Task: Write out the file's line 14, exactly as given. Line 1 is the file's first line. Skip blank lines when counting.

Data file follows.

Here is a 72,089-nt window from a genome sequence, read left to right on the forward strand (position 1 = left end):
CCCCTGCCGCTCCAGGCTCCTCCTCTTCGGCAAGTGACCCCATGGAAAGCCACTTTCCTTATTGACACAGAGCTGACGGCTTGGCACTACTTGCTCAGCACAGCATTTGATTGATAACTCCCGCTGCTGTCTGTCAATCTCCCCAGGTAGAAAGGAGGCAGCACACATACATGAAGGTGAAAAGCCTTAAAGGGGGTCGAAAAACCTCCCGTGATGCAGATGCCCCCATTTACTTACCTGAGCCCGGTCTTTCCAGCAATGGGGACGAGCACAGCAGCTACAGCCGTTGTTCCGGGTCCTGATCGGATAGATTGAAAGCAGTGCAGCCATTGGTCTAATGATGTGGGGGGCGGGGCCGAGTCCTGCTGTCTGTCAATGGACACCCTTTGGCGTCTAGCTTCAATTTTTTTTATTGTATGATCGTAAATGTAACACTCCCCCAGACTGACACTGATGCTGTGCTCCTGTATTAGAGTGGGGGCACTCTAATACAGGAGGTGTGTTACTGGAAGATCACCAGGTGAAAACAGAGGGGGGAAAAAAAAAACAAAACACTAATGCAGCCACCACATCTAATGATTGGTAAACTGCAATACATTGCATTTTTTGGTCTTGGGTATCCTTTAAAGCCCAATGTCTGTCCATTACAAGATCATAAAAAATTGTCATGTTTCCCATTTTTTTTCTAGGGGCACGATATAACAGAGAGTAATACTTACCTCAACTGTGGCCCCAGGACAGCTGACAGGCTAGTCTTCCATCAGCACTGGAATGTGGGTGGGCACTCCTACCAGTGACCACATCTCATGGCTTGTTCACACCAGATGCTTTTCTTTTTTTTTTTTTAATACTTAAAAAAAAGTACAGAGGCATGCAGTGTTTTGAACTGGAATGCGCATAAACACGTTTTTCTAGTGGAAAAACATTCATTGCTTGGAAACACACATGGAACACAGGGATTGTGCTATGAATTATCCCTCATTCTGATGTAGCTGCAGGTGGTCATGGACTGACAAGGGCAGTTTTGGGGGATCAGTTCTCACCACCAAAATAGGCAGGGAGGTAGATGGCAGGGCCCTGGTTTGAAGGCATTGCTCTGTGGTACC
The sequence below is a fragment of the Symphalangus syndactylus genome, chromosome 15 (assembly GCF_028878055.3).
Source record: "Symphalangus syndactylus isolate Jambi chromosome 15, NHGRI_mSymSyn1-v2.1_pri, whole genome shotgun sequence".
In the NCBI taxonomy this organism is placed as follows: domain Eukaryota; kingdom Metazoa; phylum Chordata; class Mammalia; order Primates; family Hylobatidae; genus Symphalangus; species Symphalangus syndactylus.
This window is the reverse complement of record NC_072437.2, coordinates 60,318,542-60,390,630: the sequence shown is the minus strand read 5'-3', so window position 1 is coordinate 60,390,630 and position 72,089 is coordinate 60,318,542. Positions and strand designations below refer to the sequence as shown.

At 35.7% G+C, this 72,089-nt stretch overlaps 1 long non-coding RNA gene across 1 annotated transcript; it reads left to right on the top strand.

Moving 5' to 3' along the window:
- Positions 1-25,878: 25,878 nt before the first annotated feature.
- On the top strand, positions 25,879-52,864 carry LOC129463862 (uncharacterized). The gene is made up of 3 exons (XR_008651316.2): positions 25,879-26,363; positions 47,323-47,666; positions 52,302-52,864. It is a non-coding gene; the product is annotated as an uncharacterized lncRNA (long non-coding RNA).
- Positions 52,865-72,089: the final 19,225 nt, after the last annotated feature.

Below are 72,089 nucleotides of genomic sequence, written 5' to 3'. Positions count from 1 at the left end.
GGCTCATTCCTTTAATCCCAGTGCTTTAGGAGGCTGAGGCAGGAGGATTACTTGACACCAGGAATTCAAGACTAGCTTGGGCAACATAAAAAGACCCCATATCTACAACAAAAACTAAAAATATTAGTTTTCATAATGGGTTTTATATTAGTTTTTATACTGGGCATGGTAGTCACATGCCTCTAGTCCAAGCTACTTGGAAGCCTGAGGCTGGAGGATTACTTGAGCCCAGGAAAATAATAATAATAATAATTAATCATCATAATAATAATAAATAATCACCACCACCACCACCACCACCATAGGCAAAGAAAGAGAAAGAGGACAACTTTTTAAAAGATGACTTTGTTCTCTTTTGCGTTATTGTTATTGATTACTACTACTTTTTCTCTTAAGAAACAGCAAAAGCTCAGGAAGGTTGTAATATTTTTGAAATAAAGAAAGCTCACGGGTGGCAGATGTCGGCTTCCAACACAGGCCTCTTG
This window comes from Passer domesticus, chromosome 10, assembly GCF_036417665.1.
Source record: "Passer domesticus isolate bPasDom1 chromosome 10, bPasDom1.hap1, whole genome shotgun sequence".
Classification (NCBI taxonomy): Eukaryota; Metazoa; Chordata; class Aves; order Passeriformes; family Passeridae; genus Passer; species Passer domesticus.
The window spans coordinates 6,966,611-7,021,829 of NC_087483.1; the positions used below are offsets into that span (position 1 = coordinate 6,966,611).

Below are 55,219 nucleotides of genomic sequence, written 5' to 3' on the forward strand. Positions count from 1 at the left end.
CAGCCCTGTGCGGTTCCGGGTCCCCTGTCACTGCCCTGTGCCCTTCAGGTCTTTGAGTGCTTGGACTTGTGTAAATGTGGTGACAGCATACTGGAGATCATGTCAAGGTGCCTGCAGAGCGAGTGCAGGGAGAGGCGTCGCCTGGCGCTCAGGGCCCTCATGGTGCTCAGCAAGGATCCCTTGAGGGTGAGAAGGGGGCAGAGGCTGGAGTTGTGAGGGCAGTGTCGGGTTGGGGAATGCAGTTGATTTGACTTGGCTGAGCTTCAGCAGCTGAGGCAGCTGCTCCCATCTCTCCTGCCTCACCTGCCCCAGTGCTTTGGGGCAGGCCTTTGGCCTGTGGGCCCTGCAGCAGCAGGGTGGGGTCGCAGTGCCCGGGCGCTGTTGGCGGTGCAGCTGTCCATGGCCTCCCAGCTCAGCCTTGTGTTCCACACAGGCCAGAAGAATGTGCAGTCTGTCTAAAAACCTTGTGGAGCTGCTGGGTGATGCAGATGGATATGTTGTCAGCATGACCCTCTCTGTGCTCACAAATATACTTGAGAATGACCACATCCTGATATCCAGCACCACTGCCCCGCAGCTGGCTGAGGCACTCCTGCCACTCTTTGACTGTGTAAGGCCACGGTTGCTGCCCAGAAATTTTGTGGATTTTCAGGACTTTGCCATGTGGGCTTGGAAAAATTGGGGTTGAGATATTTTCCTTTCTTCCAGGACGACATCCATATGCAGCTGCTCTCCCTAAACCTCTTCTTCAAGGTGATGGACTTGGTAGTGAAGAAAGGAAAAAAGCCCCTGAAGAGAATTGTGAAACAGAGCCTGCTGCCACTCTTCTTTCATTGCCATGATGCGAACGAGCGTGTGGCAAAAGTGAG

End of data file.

This window comes from Passer domesticus, chromosome 10, assembly GCF_036417665.1.